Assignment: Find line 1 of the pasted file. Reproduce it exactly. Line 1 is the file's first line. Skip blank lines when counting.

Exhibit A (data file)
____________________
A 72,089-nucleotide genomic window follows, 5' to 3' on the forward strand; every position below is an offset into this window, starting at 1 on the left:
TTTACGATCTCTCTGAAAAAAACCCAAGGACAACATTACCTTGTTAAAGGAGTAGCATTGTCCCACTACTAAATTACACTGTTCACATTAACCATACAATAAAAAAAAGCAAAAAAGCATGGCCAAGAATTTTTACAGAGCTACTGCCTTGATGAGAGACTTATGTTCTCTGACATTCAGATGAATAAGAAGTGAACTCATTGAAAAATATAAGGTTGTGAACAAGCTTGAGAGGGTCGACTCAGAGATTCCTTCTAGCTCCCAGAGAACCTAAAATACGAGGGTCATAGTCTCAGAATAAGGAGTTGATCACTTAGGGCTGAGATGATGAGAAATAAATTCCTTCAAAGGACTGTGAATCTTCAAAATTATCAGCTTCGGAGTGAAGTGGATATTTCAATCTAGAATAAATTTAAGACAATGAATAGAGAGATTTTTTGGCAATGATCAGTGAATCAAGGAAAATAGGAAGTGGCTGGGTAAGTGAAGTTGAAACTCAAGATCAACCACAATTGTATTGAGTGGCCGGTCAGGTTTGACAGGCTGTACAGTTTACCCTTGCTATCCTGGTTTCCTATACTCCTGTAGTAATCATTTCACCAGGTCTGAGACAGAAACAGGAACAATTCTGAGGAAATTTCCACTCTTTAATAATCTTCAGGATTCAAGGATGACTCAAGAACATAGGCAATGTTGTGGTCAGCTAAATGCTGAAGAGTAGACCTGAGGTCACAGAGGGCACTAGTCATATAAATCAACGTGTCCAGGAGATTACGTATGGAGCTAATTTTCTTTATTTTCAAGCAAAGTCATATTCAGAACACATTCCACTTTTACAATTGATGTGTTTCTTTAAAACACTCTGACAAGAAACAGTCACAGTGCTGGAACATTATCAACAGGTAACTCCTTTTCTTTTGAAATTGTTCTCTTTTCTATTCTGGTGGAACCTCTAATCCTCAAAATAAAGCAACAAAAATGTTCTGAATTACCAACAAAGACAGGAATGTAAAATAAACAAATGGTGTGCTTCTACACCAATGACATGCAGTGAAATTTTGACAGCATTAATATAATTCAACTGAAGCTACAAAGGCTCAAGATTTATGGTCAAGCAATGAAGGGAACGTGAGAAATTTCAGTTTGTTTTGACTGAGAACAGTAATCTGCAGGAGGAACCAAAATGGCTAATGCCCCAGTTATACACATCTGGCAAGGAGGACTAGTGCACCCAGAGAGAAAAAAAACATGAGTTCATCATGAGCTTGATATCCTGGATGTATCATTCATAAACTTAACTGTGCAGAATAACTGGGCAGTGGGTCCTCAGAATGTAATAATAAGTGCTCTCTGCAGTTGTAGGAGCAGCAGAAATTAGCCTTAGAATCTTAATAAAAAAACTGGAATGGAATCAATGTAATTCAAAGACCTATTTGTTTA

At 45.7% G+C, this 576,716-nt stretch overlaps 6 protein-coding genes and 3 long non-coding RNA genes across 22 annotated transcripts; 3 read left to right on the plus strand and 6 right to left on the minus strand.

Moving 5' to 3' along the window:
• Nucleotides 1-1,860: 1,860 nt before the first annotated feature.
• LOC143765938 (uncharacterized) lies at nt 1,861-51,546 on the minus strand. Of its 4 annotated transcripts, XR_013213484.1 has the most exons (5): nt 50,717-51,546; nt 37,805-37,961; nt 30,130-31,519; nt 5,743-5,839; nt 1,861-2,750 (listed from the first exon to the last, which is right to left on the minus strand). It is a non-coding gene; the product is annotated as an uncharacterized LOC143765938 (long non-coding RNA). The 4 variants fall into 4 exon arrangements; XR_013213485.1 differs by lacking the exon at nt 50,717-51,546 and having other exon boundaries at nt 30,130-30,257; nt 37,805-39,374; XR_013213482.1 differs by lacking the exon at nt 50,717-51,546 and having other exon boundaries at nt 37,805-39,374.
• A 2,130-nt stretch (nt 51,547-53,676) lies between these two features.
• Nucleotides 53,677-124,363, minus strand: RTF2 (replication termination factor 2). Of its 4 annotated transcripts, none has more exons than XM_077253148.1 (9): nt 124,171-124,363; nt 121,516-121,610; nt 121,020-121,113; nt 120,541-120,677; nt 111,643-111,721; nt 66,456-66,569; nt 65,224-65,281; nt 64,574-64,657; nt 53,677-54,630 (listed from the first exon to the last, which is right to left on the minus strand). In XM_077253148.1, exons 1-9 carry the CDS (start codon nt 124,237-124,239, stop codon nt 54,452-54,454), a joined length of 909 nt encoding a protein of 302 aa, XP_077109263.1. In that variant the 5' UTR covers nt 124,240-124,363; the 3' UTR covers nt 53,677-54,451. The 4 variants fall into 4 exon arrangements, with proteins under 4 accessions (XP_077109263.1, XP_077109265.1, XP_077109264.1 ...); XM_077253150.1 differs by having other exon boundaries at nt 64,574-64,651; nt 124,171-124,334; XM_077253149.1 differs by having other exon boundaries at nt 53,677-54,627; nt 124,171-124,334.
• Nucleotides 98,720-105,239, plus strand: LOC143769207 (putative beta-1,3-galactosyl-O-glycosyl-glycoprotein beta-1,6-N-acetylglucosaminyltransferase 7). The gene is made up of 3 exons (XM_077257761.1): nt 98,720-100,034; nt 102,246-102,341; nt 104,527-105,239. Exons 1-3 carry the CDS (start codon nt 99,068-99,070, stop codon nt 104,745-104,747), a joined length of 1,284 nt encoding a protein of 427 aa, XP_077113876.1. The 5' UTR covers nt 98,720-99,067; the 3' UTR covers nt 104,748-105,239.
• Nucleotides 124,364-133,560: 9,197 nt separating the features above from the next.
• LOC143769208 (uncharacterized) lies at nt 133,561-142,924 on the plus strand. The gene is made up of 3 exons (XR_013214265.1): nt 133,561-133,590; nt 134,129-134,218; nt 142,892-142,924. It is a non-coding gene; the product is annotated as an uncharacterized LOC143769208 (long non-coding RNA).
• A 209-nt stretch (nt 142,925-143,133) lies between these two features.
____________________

A 72,089-nucleotide genomic window follows, 5' to 3' on the forward strand; every position below is an offset into this window, starting at 1 on the left: